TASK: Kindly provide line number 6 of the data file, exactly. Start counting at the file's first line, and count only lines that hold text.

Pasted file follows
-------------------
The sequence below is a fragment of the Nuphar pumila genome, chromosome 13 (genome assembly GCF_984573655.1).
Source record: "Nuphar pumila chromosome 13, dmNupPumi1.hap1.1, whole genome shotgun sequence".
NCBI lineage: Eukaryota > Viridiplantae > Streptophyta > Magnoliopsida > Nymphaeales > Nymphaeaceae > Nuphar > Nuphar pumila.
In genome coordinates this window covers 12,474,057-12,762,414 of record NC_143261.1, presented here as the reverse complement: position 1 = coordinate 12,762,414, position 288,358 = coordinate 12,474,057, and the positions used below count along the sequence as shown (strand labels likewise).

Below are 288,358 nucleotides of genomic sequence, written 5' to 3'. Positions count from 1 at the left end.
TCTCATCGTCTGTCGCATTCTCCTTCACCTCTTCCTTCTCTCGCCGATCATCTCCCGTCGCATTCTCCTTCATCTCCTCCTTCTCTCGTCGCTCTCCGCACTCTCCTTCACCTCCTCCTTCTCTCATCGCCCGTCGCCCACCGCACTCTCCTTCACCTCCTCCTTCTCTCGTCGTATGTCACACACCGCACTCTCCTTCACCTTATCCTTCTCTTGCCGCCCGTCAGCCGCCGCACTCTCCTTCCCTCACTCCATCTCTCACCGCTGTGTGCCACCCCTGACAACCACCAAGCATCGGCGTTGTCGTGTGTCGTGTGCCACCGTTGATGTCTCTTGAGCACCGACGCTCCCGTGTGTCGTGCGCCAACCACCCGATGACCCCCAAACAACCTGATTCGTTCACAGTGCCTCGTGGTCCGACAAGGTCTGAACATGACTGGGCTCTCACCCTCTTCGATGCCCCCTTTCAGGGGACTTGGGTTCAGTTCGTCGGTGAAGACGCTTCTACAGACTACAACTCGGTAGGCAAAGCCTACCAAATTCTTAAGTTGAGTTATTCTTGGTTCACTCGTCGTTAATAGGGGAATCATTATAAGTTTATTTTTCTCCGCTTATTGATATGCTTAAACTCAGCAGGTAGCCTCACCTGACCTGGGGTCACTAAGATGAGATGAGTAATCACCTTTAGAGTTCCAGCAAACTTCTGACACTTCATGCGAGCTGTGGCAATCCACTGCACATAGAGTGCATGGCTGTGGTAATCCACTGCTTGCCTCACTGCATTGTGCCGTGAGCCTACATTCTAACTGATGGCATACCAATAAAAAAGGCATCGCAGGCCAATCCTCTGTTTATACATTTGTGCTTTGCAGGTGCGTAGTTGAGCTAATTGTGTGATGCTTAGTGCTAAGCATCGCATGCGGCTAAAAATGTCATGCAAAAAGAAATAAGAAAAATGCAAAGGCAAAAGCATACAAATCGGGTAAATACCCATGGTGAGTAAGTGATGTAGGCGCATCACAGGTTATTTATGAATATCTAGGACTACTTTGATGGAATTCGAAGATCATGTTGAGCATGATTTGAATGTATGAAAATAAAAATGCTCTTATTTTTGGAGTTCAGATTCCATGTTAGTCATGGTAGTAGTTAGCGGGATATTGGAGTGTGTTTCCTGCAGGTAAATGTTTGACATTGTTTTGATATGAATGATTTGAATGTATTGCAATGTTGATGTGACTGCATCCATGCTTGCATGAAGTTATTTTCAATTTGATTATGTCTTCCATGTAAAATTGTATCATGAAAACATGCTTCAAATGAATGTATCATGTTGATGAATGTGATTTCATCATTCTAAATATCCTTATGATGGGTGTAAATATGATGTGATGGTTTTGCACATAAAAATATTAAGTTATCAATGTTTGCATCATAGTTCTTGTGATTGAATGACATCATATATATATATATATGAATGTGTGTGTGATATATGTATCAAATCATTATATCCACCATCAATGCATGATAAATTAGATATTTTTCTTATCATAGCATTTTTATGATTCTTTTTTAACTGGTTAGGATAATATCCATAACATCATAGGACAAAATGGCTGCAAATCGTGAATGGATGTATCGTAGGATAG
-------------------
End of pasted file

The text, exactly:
TCTCATCGTCTGTCGCATTCTCCTTCACCTCTTCCTTCTCTCGCCGATCATCTCCCGTCGCATTCTCCTTCATCTCCTCCTTCTCTCGTCGCTCTCCGCACTCTCCTTCACCTCCTCCTTCTCTCATCGCCCGTCGCCCACCGCACTCTCCTTCACCTCCTCCTTCTCTCGTCGTATGTCACACACCGCACTCTCCTTCACCTTATCCTTCTCTTGCCGCCCGTCAGCCGCCGCACTCTCCTTCCCTCACTCCATCTCTCACCGCTGTGTGCCACCCCTGACAACCACCAAGCATCGGCGTTGTCGTGTGTCGTGTGCCACCGTTGATGTCTCTTGAGCACCGACGCTCCCGTGTGTCGTGCGCCAACCACCCGATGACCCCCAAACAACCTGATTCGTTCACAGTGCCTCGTGGTCCGACAAGGTCTGAACATGACTGGGCTCTCACCCTCTTCGATGCCCCCTTTCAGGGGACTTGGGTTCAGTTCGTCGGTGAAGACGCTTCTACAGACTACAACTCGGTAGGCAAAGCCTACCAAATTCTTAAGTTGAGTTATTCTTGGTTCACTCGTCGTTAATAGGGGAATCATTATAAGTTTATTTTTCTCCGCTTATTGATATGCTTAAACTCAGCAGGTAGCCTCACCTGACCTGGGGTCACTAAGATGAGATGAGTAATCACCTTTAGAGTTCCAGCAAACTTCTGACACTTCATGCGAGCTGTGGCAATCCACTGCACATAGAGTGCATGGCTGTGGTAATCCACTGCTTGCCTCACTGCATTGTGCCGTGAGCCTACATTCTAACTGATGGCATACCAATAAAAAAGGCATCGCAGGCCAATCCTCTGTTTATACATTTGTGCTTTGCAGGTGCGTAGTTGAGCTAATTGTGTGATGCTTAGTGCTAAGCATCGCATGCGGCTAAAAATGTCATGCAAAAAGAAATAAGAAAAATGCAAAGGCAAAAGCATACAAATCGGGTAAATACCCATGGTGAGTAAGTGATGTAGGCGCATCACAGGTTATTTATGAATATCTAGGACTACTTTGATGGAATTCGAAGATCATGTTGAGCATGATTTGAATGTATGAAAATAAAAATGCTCTTATTTTTGGAGTTCAGATTCCATGTTAGTCATGGTAGTAGTTAGCGGGATATTGGAGTGTGTTTCCTGCAGGTAAATGTTTGACATTGTTTTGATATGAATGATTTGAATGTATTGCAATGTTGATGTGACTGCATCCATGCTTGCATGAAGTTATTTTCAATTTGATTATGTCTTCCATGTAAAATTGTATCATGAAAACATGCTTCAAATGAATGTATCATGTTGATGAATGTGATTTCATCATTCTAAATATCCTTATGATGGGTGTAAATATGATGTGATGGTTTTGCACATAAAAATATTAAGTTATCAATGTTTGCATCATAGTTCTTGTGATTGAATGACATCATATATATATATATATGAATGTGTGTGTGATATATGTATCAAATCATTATATCCACCATCAATGCATGATAAATTAGATATTTTTCTTATCATAGCATTTTTATGATTCTTTTTTAACTGGTTAGGATAATATCCATAACATCATAGGACAAAATGGCTGCAAATCGTGAATGGATGTATCGTAGGATAG